Key words: gamma rays: bursts - galaxies: distances and redshifts - quasars: absorption lines

1 Introduction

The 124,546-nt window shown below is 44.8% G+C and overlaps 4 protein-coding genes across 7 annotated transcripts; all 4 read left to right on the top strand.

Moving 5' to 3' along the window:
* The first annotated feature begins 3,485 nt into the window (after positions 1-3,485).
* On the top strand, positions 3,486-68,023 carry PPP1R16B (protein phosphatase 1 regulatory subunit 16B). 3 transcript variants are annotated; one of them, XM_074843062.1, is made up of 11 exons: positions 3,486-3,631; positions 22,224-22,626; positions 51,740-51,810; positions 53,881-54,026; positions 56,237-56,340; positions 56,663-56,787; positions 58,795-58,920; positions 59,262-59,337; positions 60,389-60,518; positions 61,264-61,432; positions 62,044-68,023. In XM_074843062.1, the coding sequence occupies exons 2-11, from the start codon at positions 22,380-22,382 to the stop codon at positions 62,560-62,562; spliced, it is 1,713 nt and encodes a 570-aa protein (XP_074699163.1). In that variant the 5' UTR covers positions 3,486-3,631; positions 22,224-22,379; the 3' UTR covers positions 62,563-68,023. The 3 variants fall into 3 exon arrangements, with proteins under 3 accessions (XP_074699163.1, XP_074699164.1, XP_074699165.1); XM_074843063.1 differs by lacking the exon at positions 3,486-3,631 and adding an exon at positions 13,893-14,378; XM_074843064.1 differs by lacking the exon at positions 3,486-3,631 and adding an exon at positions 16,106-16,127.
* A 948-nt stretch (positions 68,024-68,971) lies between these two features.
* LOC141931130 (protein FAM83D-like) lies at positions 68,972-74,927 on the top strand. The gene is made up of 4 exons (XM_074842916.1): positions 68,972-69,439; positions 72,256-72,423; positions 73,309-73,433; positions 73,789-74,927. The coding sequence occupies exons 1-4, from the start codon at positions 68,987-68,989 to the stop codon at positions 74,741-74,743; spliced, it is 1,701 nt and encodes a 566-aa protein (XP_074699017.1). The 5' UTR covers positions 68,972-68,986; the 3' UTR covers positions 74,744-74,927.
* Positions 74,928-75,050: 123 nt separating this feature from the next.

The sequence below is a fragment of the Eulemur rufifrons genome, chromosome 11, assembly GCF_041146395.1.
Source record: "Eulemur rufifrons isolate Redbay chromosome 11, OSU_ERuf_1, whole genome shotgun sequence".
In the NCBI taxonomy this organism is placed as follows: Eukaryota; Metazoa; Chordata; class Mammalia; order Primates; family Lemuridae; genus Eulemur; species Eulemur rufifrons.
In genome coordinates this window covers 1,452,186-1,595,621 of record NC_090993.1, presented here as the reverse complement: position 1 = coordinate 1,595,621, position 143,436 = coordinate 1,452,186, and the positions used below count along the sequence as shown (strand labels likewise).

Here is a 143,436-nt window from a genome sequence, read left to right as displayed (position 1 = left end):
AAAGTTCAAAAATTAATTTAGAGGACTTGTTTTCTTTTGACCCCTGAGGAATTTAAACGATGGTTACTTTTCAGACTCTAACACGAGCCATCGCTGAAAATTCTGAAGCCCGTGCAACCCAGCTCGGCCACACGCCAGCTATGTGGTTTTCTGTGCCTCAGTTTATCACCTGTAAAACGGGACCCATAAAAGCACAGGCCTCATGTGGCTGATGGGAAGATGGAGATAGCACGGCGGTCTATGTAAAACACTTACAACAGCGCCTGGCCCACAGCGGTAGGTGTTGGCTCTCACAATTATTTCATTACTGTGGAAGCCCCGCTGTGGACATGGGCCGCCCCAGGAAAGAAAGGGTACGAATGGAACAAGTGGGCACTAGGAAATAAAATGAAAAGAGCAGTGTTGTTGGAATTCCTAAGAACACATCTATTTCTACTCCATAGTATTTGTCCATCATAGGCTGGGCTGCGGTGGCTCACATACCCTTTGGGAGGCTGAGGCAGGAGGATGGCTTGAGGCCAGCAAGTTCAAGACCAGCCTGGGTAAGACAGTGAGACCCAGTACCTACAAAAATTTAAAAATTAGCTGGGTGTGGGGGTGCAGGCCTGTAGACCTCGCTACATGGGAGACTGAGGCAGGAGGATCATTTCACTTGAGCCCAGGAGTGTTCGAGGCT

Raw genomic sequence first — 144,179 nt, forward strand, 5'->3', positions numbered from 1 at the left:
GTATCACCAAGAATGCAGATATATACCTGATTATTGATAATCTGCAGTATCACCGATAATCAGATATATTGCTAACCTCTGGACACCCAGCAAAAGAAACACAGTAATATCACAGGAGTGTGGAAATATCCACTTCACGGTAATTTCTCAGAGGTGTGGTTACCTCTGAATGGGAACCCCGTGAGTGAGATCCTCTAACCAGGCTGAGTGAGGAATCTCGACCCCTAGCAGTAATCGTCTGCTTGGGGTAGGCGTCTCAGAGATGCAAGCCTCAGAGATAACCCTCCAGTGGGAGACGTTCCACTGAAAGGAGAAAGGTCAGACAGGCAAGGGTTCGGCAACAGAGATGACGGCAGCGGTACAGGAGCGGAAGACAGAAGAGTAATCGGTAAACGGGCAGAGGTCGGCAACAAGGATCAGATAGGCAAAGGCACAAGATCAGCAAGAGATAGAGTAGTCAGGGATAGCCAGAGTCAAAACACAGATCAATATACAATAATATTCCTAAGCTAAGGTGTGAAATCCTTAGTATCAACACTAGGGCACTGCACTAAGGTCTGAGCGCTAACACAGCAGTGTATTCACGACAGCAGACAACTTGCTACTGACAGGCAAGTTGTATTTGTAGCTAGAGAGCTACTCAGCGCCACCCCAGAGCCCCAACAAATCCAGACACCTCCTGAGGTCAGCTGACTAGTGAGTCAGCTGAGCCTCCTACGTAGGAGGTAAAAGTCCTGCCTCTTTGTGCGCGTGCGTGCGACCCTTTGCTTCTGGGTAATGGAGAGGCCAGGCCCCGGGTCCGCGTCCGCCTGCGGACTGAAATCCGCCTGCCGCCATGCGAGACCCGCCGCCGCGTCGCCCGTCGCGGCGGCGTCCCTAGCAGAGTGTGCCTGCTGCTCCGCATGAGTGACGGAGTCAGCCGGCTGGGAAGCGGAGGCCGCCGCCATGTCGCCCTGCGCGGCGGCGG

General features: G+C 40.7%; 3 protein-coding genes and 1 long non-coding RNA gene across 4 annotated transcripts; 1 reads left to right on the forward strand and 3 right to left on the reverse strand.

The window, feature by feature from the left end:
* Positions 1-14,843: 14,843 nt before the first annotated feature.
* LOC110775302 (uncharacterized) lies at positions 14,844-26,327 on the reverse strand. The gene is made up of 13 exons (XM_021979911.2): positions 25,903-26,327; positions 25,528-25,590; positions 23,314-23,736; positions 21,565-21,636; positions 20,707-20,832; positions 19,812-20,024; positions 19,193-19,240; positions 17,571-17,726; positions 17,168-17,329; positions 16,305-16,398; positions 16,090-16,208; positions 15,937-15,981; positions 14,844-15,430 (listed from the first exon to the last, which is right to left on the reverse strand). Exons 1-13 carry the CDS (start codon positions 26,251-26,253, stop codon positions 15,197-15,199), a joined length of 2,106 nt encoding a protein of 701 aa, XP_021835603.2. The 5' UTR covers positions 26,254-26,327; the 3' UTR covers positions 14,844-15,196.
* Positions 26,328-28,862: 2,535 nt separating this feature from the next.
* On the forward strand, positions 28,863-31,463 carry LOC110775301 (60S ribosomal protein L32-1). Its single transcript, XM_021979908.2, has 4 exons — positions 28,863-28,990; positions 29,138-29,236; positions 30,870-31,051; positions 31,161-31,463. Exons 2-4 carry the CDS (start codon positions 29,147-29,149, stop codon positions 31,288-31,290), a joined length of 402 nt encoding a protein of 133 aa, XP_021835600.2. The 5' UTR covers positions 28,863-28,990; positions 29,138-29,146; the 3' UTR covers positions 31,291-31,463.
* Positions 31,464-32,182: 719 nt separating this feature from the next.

Identification of the objects responsible for the high redshift intervening absorption systems in QSO spectra, such as Damped Ly$\alpha$ (DLA) and Mg II absorbers, has been the expressed goal of a large number of observing programmes over the past 2 decades (e.g. Guillemin & Bergeron 1997; Colbert & Malkan 2002; Le Brun et al. 1997; Smith et al. 1989; Deharveng et al. 1990; Warren et al. 2001; Kulkarni et al. 2001). Even though many such programmes have been successful in detecting objects at (or near) the absorption redshift, a doubt does in almost all cases persist as to whether the identified object is indeed the absorber or if there could be another object hidden inside the glare of the QSO itself at much smaller impact parameter. It was only realized very late that this problem is seriously exacerbated by the strong bias of the absorption cross-section selection which picks out mostly objects with the smallest impact parameters (Schaye 2001; Møller et al. 2002b; Fynbo et al. 1999). The discovery of bright, high-redshift optical transients (OTs) of gamma-ray bursts (GRBs) has now made it possible to completely eliminate this last doubt. GRB OTs, like QSOs, allow identification of high-redshift absorbers, but the OTs, unlike QSOs, fade away completely within a few months leaving the spectroscopically investigated sightline open for extremely deep imaging studies.